The role of NSAIDs in the causation of GERD has been reported in several studies. In an observational study of French adults, NSAID or aspirin use was a significant risk factor for GERD symptoms [39]. Similar studies from different parts of the globe, including US and UK showed that GERD symptoms were more common in NSAID users than in non-users [40,41,42,43]. However, a recent study from Moscow reported that NSAID use did not affect the prevalence of GERD [44]. This calls for more studies to unravel the real nature of the relationship.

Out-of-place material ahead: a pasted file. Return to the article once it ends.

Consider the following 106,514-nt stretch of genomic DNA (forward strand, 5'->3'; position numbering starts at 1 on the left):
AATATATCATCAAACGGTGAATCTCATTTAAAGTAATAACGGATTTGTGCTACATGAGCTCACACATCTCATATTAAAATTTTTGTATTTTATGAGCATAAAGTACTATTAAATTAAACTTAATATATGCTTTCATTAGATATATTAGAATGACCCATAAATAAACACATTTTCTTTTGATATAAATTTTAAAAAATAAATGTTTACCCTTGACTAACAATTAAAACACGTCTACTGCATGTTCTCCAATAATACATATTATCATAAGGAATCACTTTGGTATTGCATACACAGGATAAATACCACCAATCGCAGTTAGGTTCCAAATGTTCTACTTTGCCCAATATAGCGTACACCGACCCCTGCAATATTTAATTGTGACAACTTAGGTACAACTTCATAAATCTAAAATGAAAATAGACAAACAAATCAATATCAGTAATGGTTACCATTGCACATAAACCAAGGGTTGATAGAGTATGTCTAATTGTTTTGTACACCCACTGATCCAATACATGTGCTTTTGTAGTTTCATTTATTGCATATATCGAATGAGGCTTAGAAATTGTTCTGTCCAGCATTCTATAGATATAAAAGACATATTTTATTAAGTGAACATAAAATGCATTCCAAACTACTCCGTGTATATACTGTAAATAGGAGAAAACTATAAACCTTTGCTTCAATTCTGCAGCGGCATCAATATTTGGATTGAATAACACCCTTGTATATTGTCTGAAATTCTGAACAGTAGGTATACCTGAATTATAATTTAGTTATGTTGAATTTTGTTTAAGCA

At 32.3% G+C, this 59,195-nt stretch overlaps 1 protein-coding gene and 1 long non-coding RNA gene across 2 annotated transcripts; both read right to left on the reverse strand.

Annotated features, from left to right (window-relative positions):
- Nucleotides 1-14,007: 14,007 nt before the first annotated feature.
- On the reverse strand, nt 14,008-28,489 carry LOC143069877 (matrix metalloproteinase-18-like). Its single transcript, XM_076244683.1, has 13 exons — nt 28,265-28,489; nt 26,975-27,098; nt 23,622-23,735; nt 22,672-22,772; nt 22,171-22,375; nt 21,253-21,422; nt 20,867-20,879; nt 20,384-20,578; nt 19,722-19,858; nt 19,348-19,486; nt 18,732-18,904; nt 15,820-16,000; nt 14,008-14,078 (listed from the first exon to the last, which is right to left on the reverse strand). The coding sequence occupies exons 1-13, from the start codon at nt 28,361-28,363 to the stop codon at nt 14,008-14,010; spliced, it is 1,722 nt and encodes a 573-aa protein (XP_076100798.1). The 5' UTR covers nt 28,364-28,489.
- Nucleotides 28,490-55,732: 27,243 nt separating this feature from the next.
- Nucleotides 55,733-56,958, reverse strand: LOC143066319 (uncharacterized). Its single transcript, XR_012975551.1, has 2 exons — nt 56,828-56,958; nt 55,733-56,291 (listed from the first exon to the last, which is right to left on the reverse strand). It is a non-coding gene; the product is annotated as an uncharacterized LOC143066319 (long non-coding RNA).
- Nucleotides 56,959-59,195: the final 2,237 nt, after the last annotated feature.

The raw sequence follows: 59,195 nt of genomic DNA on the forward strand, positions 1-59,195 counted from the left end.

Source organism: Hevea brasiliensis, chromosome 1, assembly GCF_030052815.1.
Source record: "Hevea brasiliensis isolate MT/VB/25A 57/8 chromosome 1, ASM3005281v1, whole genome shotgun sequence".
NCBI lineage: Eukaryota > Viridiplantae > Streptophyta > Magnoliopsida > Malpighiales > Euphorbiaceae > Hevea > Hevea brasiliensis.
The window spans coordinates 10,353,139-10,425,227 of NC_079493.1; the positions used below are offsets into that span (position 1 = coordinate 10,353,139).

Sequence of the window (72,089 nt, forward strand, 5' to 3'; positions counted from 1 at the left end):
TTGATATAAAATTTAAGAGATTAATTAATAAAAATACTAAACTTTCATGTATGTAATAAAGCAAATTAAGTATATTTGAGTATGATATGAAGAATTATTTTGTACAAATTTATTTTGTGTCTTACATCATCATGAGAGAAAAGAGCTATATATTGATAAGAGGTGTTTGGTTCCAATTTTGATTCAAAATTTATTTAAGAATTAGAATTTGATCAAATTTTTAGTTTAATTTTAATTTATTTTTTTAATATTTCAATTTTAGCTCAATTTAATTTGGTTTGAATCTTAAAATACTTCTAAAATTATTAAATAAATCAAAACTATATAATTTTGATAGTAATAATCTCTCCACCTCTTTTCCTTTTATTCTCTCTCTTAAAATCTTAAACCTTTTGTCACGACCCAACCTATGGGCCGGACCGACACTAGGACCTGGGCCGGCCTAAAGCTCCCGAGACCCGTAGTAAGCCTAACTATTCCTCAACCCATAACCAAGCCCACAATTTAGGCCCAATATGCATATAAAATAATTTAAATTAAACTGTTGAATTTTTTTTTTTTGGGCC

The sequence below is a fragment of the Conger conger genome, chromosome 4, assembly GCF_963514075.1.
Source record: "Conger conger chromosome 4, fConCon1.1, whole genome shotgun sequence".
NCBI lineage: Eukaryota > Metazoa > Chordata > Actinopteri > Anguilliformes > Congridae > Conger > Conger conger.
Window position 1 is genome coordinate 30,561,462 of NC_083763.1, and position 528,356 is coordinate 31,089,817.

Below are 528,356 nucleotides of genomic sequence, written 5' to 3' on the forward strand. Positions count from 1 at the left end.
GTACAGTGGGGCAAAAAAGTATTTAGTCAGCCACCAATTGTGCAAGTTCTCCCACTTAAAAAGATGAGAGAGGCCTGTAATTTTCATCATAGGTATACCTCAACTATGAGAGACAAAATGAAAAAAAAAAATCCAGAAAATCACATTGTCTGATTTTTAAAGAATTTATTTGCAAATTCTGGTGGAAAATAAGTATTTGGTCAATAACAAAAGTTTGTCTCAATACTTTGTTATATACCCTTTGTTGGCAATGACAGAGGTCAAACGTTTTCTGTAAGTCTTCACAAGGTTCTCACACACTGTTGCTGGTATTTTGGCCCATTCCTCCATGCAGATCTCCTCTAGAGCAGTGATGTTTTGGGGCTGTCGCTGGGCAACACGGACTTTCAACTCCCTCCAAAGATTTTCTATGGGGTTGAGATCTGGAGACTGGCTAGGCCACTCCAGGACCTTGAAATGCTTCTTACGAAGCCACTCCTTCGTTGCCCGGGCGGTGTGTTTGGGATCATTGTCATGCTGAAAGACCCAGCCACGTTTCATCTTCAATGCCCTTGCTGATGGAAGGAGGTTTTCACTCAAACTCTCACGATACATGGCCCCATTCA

Another important observation in this study is the association between GERD and use of herbal medicines. Use of herbal medicine is an age-long practice in Africa, and there is currently a growing menace of this practice in Nigeria. A study of urban residents in Lagos showed that herbal medicines were reportedly used by 67% of respondents [45]. Granted that some of the herbs have potentials for phytotherapeutic applications, contaminants like heavy metals and microbes pose dangers of toxicity and infection [46]. Furthermore, alcohol, which is often added to these herbal medicines has been shown to predispose to reflux by direct toxicity to esophageal mucosa and relaxation of the lower esophageal sphincter [47, 48]. Other problems associated with these herbs include inadequate knowledge of their mechanisms of action, possible adverse reactions, contraindications and interactions with other orthodox pharmaceutical products.